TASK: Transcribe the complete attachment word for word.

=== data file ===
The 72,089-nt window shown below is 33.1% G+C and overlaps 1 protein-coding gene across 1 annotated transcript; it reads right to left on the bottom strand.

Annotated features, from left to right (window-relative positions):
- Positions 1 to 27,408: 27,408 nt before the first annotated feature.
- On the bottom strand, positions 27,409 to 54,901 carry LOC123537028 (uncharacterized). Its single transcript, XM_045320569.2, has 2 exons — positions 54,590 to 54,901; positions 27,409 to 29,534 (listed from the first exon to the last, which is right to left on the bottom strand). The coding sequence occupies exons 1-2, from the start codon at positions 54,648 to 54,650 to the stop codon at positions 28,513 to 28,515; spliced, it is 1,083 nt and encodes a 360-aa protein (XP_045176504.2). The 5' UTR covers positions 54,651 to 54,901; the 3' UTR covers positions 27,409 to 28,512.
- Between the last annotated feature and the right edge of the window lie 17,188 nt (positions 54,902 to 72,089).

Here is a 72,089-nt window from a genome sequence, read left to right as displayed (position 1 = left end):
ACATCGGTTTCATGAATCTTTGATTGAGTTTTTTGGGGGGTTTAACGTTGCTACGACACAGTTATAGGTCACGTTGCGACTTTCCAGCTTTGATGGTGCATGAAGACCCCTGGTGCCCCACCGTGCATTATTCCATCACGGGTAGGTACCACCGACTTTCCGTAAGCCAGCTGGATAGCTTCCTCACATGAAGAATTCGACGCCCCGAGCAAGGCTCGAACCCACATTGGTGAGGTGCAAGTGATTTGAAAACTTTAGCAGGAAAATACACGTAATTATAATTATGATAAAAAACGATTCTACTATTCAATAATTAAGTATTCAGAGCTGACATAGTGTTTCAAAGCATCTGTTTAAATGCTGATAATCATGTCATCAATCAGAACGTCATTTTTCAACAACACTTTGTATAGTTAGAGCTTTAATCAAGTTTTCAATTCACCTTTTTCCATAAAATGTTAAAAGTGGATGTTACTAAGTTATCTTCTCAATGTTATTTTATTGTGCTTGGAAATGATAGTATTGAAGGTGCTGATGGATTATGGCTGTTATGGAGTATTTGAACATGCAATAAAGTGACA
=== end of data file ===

The 72,089-nt window shown below is 33.1% G+C and overlaps 1 protein-coding gene across 1 annotated transcript; it reads right to left on the bottom strand.

Annotated features, from left to right (window-relative positions):
- Positions 1 to 27,408: 27,408 nt before the first annotated feature.
- On the bottom strand, positions 27,409 to 54,901 carry LOC123537028 (uncharacterized). Its single transcript, XM_045320569.2, has 2 exons — positions 54,590 to 54,901; positions 27,409 to 29,534 (listed from the first exon to the last, which is right to left on the bottom strand). The coding sequence occupies exons 1-2, from the start codon at positions 54,648 to 54,650 to the stop codon at positions 28,513 to 28,515; spliced, it is 1,083 nt and encodes a 360-aa protein (XP_045176504.2). The 5' UTR covers positions 54,651 to 54,901; the 3' UTR covers positions 27,409 to 28,512.
- Between the last annotated feature and the right edge of the window lie 17,188 nt (positions 54,902 to 72,089).

Here is a 72,089-nt window from a genome sequence, read left to right as displayed (position 1 = left end):
ACATCGGTTTCATGAATCTTTGATTGAGTTTTTTGGGGGGTTTAACGTTGCTACGACACAGTTATAGGTCACGTTGCGACTTTCCAGCTTTGATGGTGCATGAAGACCCCTGGTGCCCCACCGTGCATTATTCCATCACGGGTAGGTACCACCGACTTTCCGTAAGCCAGCTGGATAGCTTCCTCACATGAAGAATTCGACGCCCCGAGCAAGGCTCGAACCCACATTGGTGAGGTGCAAGTGATTTGAAAACTTTAGCAGGAAAATACACGTAATTATAATTATGATAAAAAACGATTCTACTATTCAATAATTAAGTATTCAGAGCTGACATAGTGTTTCAAAGCATCTGTTTAAATGCTGATAATCATGTCATCAATCAGAACGTCATTTTTCAACAACACTTTGTATAGTTAGAGCTTTAATCAAGTTTTCAATTCACCTTTTTCCATAAAATGTTAAAAGTGGATGTTACTAAGTTATCTTCTCAATGTTATTTTATTGTGCTTGGAAATGATAGTATTGAAGGTGCTGATGGATTATGGCTGTTATGGAGTATTTGAACATGCAATAAAGTGACA